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Jay's Annual 10 Real Estate Predictions For The New Year

Coldwell Banker Vice President Jay Burnham offers up his 10 predictions for the real estate market in 2013.

Last year, I began this annual article by saying that “A simple answer to any questions about the real estate market in 2012 is: If you want to know what the housing market will be like next year, ask the government.”

As I sit down to write and offer my predictions for 2013, the part about “ask the government” seems even more succinct because today is New Year’s Eve and the “fiscal cliff” negotiations remain at an impasse.

Nonetheless, I offer the following 10 predictions for the real estate market in 2013:

1.  Home prices will rise, but moderately.  We have already seen rising prices in many market areas, but I expect the rises to be slight, in the 2% - 4% range.

2.  Builder confidence will move upward. Signs of a rebound are appearing locally and nationally and new home building permits are on the rise.

3. Demand will rise, resulting in higher home prices (See #1).  We are already experiencing a shortage of inventory on the North Shore, resulting in slightly higher prices.  And as prices rise, so will the demand as buyers fear missed opportunity.

4.  Low interest rates will remain in effect, with moderate increases foreseeable, possibly inching up to around 4%.

5.  Lending will remain tight.  The “defensive” posturing by the banks will remain in effect.

6. The “shadow inventory” (foreclosures and short sales) will shrink…cautiously.  The housing market is still fragile and the banks and the government will continue to responsibly address the issue.

7.  More first time buyers will enter the market.  With the rental market remaining constant, many first time buyers, tired of waiting for the chance to own, will finally jump into the market and take advantage of low interest rates and the belief that home prices have nowhere to go but up.

8.  The 2nd home market will re-emerge in 2013.  Investors and vacation homebuyers, slightly behind the primary home market, will follow the trend.

9.  This may be the year of modification of the home interest deduction.  There was talk of it in 2012 and anything seems possible as the government looks for ways to balance the budget.  Perhaps a cap on the amount allowed will be considered.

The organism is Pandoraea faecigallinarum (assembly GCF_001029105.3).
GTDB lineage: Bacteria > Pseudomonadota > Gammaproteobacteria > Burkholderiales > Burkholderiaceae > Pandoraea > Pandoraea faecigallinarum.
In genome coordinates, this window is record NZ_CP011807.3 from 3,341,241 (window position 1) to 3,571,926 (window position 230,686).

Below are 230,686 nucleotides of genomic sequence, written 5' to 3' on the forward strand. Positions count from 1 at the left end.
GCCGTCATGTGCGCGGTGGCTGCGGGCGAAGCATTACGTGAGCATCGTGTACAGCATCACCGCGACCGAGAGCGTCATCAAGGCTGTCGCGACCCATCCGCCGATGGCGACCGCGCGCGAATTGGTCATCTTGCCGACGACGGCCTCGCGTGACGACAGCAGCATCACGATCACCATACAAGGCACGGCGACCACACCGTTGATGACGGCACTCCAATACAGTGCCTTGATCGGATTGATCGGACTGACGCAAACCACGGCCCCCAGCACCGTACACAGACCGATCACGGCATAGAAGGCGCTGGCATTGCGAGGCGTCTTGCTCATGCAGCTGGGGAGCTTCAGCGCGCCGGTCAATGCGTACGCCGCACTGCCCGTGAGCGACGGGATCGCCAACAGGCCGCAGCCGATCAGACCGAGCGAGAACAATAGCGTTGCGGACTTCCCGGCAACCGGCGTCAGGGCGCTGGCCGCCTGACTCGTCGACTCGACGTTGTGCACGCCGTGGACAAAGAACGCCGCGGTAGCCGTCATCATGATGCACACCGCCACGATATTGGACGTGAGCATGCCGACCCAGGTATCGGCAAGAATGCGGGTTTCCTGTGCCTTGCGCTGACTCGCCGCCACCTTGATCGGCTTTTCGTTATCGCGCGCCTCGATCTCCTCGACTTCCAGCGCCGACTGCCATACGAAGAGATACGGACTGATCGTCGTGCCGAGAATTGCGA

10.  The real estate industry will see a rise in the number of agents returning to the business.  Agents who dropped out during tough times will begin filtering back in as they perceive a better market.  Perhaps now would be a good time to raise the bar for qualifying to obtain a real estate license.

(10-A...  Just a note about how one aspect of real estate has changed in the past 10 years:

The days of the sales agent as depicted in Glengarry Glenn Ross have passed.  Long gone are the days of the seller knowing far more about a property than the buyer, which prompted the advice “caveat emptor”… buyer beware.  Today buyers often know as much, or in some cases even more than the seller due to the enormous and comprehensive amount of information available online, at the buyer’s fingertips.

Equally good advice today, therefore, may be “caveat venditor”… seller beware.

I wish you all a great new year and hope you will remember this...2013 may be the BEST year ever to buy a home, with incredibly low interest rates and property prices just beginning to rise.  Don't be one of those that in 2014 or 2015 say: "I remember when I could have bought that home for $X" or "I missed the opportunity of a lifetime in 2013."

 Best regards,

 Jay 

Jay Burnham, VP
Coldwell Banker Residential Brokerage

This post is contributed by a community member. The views expressed in this blog are those of the author and do not necessarily reflect those of Patch Media Corporation. Everyone is welcome to submit a post to Patch. If you'd like to post a blog, go here to get started.

kerstin locherie February 03, 2013 at 05:07 PM
Real Estate Taxes and home prices will go up, while incomes will go down. The towns will suffer from brain freeze and the towns leaders will result in Brain Farts as an end result. Nothing will be agreed to as the public is fragmented on every issue. At best maybe the towns will be able to tax more lands, make use or more lands and open them up to development for industry and business. Most of all institutions whom were once tax exempt will be on the tax roles and maybe we can do what Lynnfield did, turn a golf course into a viable mall along Route 128 for Cape Ann Consumers ? Can you imagine the revenue possibilities, having a mall along 128 in Hamilton ? The trade off would be to lower home real estate tax burdens, the highest in the state.
Jay Burnham February 03, 2013 at 06:07 PM
Kerstin...Route 128 does not run through Hamilton.

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